With Governor Newsom recently announcing that California is ready to enter the early stages of “reopening” the local economy, many employees have questions about what this means for them. If your employer is able to begin this soft opening, are you required to return to work?

Do I Have to Return to Work?

Generally speaking, the answer is yes. However, there are certain exceptions and if your health or safety are in question in the workplace, you may want to discuss your legal options with an experienced employment lawyer.

In a recent survey of 470 US workers by Forrester Research, concerns among employees are rising. Indeed, US workers experienced a dramatic and understandable rise in concern for themselves, both generally and at work: Nearly half of all workers — 41% — are now afraid to go to work, compared with 29% two weeks ago. In other words, you are not alone and you have our experienced legal team on your side.

PPP and How It Relates to Your Job

The Paycheck Protection Program (PPP), which many small and medium-sized businesses applied for under the Coronavirus Aid, Relief, and Economic Security Act (CARES), was intended to protect employees and business owners alike. As part of the requirements of loan forgiveness, a business cannot reduce its employee headcount between February 15, 2020 and April 26, 2020. If it does, then the amount of loan forgiveness may be reduced. If the employer reinstates those employees by June 30, 2020, however, the loan forgiveness amount will not be reduced.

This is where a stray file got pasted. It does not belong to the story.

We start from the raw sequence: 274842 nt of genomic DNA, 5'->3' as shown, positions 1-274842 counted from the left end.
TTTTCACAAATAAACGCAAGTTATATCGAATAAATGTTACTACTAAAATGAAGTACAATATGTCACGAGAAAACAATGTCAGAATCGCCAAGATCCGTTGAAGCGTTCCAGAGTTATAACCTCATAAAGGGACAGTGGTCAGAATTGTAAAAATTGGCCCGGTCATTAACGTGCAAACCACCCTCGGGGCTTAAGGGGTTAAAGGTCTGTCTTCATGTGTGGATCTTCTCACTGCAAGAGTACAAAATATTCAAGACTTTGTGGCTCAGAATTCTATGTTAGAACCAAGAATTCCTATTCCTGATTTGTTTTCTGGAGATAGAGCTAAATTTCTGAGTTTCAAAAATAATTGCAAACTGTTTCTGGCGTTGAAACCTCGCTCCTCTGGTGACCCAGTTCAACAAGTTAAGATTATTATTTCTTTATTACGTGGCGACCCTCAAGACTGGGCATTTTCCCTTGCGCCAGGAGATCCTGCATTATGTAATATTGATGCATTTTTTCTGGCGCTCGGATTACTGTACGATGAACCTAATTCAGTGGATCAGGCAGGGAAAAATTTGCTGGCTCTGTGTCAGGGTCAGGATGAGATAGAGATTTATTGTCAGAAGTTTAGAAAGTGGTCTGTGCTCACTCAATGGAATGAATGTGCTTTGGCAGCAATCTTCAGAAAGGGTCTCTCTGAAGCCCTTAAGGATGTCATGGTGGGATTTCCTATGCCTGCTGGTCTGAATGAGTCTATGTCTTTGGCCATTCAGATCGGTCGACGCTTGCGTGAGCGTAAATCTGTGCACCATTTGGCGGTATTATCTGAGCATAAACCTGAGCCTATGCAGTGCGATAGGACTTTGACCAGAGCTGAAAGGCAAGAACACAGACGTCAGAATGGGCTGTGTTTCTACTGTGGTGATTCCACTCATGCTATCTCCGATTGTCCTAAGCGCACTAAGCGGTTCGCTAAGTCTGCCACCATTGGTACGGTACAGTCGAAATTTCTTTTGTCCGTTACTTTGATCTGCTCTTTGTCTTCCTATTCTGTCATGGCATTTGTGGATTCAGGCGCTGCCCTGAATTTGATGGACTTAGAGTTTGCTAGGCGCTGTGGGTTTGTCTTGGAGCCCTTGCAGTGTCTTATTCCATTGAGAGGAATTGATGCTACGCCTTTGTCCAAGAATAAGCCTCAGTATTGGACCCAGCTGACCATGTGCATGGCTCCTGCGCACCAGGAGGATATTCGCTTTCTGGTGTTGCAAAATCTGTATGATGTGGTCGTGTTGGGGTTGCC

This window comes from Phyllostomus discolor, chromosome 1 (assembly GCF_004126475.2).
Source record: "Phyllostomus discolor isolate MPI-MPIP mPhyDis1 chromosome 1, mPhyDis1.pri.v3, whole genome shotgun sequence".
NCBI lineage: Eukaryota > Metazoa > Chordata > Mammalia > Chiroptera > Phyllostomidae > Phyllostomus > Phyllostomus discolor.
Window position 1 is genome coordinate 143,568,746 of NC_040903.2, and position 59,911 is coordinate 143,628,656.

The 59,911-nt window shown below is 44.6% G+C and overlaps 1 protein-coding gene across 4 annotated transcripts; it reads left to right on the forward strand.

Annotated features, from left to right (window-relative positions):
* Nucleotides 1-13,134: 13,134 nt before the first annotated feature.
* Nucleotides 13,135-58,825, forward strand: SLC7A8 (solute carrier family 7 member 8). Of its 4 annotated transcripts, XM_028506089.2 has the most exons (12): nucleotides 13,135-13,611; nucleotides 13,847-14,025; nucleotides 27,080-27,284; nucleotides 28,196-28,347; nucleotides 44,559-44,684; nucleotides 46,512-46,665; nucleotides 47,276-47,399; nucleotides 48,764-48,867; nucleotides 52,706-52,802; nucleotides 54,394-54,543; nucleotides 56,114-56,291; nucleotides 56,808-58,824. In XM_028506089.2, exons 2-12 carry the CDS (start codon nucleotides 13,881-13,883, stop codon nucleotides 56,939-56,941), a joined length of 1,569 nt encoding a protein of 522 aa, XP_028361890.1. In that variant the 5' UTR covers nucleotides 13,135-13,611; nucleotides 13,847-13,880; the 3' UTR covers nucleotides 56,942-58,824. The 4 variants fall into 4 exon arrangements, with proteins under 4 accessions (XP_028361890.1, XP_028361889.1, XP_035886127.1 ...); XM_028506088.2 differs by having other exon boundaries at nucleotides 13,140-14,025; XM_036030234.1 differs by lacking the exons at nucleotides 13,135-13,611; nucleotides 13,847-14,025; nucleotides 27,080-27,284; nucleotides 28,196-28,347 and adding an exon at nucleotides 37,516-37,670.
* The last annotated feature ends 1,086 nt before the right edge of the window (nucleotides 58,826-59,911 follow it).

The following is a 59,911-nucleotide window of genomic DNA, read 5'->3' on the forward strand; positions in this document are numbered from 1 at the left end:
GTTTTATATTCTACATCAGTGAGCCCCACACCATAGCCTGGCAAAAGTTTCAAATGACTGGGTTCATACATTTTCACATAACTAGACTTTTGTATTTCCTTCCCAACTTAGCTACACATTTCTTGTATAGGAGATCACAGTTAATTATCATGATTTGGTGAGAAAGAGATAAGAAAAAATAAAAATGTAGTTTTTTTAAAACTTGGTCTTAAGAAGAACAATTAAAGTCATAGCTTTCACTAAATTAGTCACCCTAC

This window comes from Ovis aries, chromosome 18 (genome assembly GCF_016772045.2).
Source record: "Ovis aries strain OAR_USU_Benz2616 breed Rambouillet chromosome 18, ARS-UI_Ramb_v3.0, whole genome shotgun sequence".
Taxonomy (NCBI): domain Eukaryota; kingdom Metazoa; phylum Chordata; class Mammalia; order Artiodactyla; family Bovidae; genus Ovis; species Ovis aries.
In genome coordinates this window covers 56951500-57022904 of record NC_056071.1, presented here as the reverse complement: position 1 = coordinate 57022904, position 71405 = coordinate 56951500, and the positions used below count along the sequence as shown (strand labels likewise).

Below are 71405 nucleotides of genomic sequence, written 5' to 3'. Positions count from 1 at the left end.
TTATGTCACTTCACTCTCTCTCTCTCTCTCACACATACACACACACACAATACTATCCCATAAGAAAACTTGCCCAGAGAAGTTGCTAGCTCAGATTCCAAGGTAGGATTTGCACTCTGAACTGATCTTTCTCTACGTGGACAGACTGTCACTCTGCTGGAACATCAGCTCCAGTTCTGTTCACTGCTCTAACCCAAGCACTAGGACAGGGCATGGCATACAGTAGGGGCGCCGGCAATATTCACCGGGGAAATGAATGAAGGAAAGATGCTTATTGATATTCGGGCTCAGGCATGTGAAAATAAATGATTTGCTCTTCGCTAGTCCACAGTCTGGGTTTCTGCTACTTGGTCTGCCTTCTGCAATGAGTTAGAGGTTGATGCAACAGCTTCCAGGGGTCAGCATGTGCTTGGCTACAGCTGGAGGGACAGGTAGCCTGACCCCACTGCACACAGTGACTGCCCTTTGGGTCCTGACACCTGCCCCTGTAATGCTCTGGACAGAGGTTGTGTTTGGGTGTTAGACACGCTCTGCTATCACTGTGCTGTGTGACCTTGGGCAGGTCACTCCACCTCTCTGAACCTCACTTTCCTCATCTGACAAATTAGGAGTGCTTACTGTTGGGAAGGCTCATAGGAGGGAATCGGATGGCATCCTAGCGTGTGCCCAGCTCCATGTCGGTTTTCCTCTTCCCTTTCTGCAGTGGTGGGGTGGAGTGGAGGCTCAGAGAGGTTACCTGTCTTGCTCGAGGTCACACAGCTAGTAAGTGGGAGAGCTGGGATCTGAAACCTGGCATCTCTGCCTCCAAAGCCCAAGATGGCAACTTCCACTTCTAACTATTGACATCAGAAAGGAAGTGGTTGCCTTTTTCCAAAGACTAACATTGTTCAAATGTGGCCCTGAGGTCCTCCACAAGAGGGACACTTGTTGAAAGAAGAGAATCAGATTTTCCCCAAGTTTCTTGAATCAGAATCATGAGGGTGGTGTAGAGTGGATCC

For this reason, many employers are highly motivated to make sure their employees are willing to return to work, perhaps in spite of safe conditions.

Employee OSHA Rights in Light of What is Reasonable

An employee generally does not have the right to refuse work simply because of a potentially unsafe condition in the workplace. At the same time, an employer may not discriminate against an employee who exercises “any right afforded” by the OSH Act. According to the Occupational Safety and Health Administration (OSHA), an employee may only refuse to come to work if:

  • The employee asked the employer to eliminate a hazard in the workplace but the employer has failed or refused to do so;
  • The employee has a “good faith” belief that an imminent danger exists;
  • A “reasonable” person would agree there is a “real danger” of death or serious injury; AND
  • There is no time to get the hazard corrected through appropriate channels

What is reasonable in times of this pandemic? Employers and employees are likely to disagree.

For a no obligation consolation, contact the experienced employment attorneys at the Law Offices of Eric A. Boyajian today.